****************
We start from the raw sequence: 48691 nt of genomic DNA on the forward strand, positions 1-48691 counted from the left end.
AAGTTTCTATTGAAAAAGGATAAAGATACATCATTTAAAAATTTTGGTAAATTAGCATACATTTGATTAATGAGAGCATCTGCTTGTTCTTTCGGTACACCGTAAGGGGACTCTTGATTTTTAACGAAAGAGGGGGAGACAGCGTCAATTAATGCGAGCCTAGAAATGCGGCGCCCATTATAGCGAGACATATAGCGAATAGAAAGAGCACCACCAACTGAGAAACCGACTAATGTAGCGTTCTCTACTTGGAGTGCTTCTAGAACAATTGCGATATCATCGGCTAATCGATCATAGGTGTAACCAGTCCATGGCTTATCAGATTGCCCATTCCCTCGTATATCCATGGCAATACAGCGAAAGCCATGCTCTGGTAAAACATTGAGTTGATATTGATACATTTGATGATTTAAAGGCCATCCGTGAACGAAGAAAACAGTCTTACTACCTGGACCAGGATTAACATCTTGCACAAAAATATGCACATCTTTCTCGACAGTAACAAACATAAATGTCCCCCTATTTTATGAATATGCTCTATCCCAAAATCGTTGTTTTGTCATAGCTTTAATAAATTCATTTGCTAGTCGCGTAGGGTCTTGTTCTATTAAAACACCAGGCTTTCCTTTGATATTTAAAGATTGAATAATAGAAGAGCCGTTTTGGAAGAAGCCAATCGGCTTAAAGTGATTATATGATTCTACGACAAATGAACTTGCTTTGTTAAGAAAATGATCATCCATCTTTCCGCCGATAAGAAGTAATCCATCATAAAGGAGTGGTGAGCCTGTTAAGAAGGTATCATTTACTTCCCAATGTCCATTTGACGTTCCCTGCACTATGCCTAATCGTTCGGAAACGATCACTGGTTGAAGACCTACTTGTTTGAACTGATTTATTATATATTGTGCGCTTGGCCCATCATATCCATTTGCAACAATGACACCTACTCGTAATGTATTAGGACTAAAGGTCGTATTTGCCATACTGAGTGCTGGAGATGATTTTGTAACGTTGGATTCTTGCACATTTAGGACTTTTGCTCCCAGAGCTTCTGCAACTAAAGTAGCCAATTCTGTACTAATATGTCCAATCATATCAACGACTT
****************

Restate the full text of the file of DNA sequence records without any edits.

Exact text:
We start from the raw sequence: 48691 nt of genomic DNA on the forward strand, positions 1-48691 counted from the left end.
AAGTTTCTATTGAAAAAGGATAAAGATACATCATTTAAAAATTTTGGTAAATTAGCATACATTTGATTAATGAGAGCATCTGCTTGTTCTTTCGGTACACCGTAAGGGGACTCTTGATTTTTAACGAAAGAGGGGGAGACAGCGTCAATTAATGCGAGCCTAGAAATGCGGCGCCCATTATAGCGAGACATATAGCGAATAGAAAGAGCACCACCAACTGAGAAACCGACTAATGTAGCGTTCTCTACTTGGAGTGCTTCTAGAACAATTGCGATATCATCGGCTAATCGATCATAGGTGTAACCAGTCCATGGCTTATCAGATTGCCCATTCCCTCGTATATCCATGGCAATACAGCGAAAGCCATGCTCTGGTAAAACATTGAGTTGATATTGATACATTTGATGATTTAAAGGCCATCCGTGAACGAAGAAAACAGTCTTACTACCTGGACCAGGATTAACATCTTGCACAAAAATATGCACATCTTTCTCGACAGTAACAAACATAAATGTCCCCCTATTTTATGAATATGCTCTATCCCAAAATCGTTGTTTTGTCATAGCTTTAATAAATTCATTTGCTAGTCGCGTAGGGTCTTGTTCTATTAAAACACCAGGCTTTCCTTTGATATTTAAAGATTGAATAATAGAAGAGCCGTTTTGGAAGAAGCCAATCGGCTTAAAGTGATTATATGATTCTACGACAAATGAACTTGCTTTGTTAAGAAAATGATCATCCATCTTTCCGCCGATAAGAAGTAATCCATCATAAAGGAGTGGTGAGCCTGTTAAGAAGGTATCATTTACTTCCCAATGTCCATTTGACGTTCCCTGCACTATGCCTAATCGTTCGGAAACGATCACTGGTTGAAGACCTACTTGTTTGAACTGATTTATTATATATTGTGCGCTTGGCCCATCATATCCATTTGCAACAATGACACCTACTCGTAATGTATTAGGACTAAAGGTCGTATTTGCCATACTGAGTGCTGGAGATGATTTTGTAACGTTGGATTCTTGCACATTTAGGACTTTTGCTCCCAGAGCTTCTGCAACTAAAGTAGCCAATTCTGTACTAATATGTCCAATCATATCAACGACTT